Tuesday, June 19, 2007

Red Statism

Without actually deserting liberalism, I'm finding more and more to like about libertarianism. This article from the Mises Institute Monthly, Red Statism, nicely sums up what's NOT to like about the Bush administration - especially if you're a fiscal conservative.

Some choice morsels below.
In four years, George W. Bush has nationalized airport security, created the largest bureaucracy in history in the form of Homeland Security, tossed our constitutional protections we used to take for granted, enacted the largest expansion of welfare in three generations with the prescription drug benefit, intruded into local schools as never before with No Child Left Behind, brought many industries under protectionist regulation, hammered corporate upstarts with antitrust law, and undertaken two major wars that have cost hundreds of billions and left only destruction and chaos in their wake. Clinton increased spending 13.4 percent in his first term and 16 percent in his second, but Bush’s first-term spending soared +29.
While I'm also finding less to like about Clinton (he still has far to fall before passing Bush on the scale), this betrayal of the conservative ideal makes it even more bewildering to me that conservatives can support him. Oh, wait - increasingly, they don't. Apparently support for his mindless foreign policy now defines the G.O.P.

This is especially sad because it means the Democrats won't have to do much to win - and like the G.O.P., they need serious reform.

Back to beating the Bush:
The "leave us alone" coalition of the 1990s had been gradually transformed into an anti-Clinton movement by the end of the decade. The right in this country began to define itself not as pro-freedom, as it had in 1994 but simply as anti-leftist, as it does today.

The very people who once proclaimed hatred of government now advocate its use against dissidents of all sorts, especially against those who would dare call for curbs in the totalitarian bureaucracy of the military or suggest that Bush is something less than infallible in his foreign-policy decisions.

The lesson here is that it is always a mistake to advocate government action, for there is no way you can fully anticipate how government will be used. Nor can you ever count on a slice of the population to be moral in its advocacy of the uses of the police power.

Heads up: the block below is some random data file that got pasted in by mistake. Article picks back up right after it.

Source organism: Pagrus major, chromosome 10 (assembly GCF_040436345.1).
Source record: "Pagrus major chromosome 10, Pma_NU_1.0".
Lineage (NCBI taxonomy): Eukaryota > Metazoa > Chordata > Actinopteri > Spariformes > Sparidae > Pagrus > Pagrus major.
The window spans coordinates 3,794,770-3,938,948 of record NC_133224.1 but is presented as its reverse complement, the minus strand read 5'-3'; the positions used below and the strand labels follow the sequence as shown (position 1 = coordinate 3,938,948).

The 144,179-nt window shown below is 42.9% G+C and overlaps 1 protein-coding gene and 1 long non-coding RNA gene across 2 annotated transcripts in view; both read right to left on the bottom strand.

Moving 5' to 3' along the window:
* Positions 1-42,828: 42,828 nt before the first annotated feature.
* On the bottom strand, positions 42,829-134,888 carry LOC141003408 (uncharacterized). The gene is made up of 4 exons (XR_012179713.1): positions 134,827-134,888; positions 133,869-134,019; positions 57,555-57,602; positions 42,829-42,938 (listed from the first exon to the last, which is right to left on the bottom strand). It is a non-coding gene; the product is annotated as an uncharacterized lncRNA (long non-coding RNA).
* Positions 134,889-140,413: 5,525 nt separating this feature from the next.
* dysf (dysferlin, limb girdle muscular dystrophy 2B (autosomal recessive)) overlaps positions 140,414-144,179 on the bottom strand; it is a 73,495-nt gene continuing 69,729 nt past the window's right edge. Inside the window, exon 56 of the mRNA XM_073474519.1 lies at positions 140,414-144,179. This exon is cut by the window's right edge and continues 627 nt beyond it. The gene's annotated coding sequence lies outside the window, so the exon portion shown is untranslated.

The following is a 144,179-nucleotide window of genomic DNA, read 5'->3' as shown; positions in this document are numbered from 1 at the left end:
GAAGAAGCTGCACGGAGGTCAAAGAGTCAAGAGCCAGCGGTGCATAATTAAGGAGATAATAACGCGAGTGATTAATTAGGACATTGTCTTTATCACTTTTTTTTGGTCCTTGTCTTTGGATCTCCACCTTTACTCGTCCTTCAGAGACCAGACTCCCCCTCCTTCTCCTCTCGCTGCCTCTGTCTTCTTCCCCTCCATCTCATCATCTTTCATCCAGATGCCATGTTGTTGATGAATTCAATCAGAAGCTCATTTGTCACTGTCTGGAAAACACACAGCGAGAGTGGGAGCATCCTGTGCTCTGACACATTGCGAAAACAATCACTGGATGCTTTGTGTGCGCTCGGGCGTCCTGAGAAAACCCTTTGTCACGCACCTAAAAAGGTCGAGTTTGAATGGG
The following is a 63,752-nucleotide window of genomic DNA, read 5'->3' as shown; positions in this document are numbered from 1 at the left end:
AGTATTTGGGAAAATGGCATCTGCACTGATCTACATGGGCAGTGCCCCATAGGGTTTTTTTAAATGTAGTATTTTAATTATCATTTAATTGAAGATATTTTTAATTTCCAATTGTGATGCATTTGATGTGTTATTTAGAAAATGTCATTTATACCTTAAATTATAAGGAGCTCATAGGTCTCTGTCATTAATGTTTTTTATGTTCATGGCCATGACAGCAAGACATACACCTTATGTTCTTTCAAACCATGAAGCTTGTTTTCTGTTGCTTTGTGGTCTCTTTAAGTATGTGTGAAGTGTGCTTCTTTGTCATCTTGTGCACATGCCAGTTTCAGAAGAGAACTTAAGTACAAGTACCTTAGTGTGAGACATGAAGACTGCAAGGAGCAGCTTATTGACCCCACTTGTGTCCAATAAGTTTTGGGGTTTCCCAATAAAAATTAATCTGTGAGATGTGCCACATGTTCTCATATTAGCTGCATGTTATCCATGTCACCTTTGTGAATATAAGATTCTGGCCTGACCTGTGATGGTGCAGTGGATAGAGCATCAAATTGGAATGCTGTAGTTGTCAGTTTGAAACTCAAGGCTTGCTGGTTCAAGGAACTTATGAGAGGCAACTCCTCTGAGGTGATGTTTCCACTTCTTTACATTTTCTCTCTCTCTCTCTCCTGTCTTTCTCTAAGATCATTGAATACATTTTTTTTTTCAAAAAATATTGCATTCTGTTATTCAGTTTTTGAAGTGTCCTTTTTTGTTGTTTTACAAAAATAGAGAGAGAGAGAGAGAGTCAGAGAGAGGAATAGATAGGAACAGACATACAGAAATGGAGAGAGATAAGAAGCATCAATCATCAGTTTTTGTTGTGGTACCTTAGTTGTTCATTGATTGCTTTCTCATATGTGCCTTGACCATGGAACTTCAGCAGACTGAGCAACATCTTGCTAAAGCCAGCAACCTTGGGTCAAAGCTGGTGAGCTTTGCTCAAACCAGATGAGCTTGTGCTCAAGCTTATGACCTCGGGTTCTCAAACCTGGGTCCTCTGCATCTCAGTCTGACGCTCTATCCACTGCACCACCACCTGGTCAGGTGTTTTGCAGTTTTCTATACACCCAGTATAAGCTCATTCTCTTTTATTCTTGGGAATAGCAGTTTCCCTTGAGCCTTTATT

I put that last paragraph in to complete their thought; I don't quite agree with it. In any event, Republicans currently seem very comfortable with the notion of Big Government Action, with regard to your freedoms if not your neighborhood capitalists' wallets.

I far prefer someone picking my pocket to locking me up without charges or evidence; one of those is clearly more fundamental to liberty.
If only our Dear Leader didn't have a direct line to the Almighty, he might perhaps be tempted to pick up a book (something he's proud of rarely doing).
There is a clear and present danger to freedom that comes from the right side of the ideological spectrum, those people who are pleased to preserve most of free enterprise but favor top-down management of society, culture, family, and school, and seek to use belligerent nationalism to impose their vision of politics on the world.

And now from The Problem Of Fascism:
It is as important for libertarians to be antisocialist as it is for them to be antifascist. But first we need to recognize that fascism is a reality, not just a smear term. We see it in the economic and political program of the current administration, which seems to be advancing a distinctly right-wing style of central planning: planning in the name of family, faith, and freedom (as versus the left-wing style of planning in the name of equality, liberty, and fraternity).

I don’t think the US has ever had a left-wing president as convinced as the present administration of the ability of government to work miracles.
Perhaps the direct line to god has a 1-800-MIR-ACLE call center?
How did conservative intellectuals and activists go from hating big government in the 1990s to loving it and celebrating it today? There is a bad seed in the ideology of American conservatism that spawns power worship.

Power-worship isn't isolated to Republicans by any means, but the current administration seems intent on projecting that power in all directions, not just in domestic economics.